- Smishing. Using SMS (Short Message Service) or text messages to phish is called smishing. For smishing, look out for misspellings or typos. Unprofessional-sounding messages are a red flag too.
How to protect yourself from phishing attacks
The bad news is that we can never be completely safe from phishing. However, the good news is that there are plenty of ways you can protect your email and personal information.
Here are a few practical pieces of advice to help you secure your email from phishing attacks:
- Use specific software to keep your computer secured. Having an effective security software in place just gives you an extra layer of protection and peace of mind.
- Enable multi-factor authentication (or 2FA) for your online accounts. With 2FA, aside from typing in the password, you will also be prompted to enter a PIN sent to your phone. It’s tedious but it also makes your account much harder to hack.
- Use a password manager. With these apps, you can log in without keeping a physical copy of your passwords. Services like LastPass or KeePass securely keep track of all your data.
- Browse securely with a VPN. When you use a Virtual Private Network (or VPN), it means having a more secure connection compared to your usual public Wi-Fi. Using a VPN enables you to hide your location or transaction details by encrypting any information you send. It’s like sending a coded message to the internet and only the intended recipient has the key to break the code and access it. Because of this, phishers and other hackers can’t spy on your online activities.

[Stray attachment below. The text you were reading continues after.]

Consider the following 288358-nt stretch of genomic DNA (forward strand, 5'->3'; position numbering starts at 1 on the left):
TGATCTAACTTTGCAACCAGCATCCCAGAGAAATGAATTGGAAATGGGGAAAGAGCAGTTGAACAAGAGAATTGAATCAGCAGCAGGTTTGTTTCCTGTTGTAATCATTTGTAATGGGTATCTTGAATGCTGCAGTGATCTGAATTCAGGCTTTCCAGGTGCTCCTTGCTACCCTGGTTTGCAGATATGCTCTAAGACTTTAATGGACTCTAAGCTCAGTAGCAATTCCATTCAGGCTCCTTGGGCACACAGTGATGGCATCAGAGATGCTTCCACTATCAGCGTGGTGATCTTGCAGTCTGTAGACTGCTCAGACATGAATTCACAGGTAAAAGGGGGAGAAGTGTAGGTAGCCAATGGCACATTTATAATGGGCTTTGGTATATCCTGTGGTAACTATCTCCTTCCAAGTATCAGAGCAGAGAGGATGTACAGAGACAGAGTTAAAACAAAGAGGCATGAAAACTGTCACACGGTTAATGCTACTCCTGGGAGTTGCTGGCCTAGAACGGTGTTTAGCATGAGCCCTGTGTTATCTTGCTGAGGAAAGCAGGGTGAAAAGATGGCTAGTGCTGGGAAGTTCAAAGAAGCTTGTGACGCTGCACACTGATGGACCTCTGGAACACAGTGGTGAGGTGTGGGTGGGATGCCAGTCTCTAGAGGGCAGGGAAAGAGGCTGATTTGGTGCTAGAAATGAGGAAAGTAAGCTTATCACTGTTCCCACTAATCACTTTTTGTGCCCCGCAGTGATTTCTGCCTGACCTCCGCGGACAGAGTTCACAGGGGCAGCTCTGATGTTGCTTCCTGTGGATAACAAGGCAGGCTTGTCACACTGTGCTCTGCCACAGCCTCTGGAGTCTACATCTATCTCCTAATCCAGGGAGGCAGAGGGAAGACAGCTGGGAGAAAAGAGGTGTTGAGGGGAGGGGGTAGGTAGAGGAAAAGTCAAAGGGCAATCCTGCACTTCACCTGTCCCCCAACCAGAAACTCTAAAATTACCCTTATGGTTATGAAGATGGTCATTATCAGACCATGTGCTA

- Make sure you have the latest updates to your OS/browser. We know, we know. Updating your device to the latest version can be a real bore. But updates are made for a reason. Apple or Windows may have found vulnerabilities in their system and created fixes to improve security.
What to do if you suspect a phishing attack
What if you accidentally clicked on a malicious link? Or if the phisher was so good, they fooled you despite all the warnings?
Fret not, here are some steps you can take to ensure no further damage is done:
- Immediately disconnect your device from the internet. This is applicable if you have just clicked on a malicious link and are being redirected to a dubious website.
- Change the passwords of all your online accounts.
- If you think your credit card has been caught up in this phishing attack, call your bank and cancel the card.
- If your account was taken over, make sure you inform friends and colleagues about the breach.
- Watch out for the warning signs of identity theft. Set up a fraud alert with your bank or any relevant government agencies.
- Backup your files and reformat your device if needed.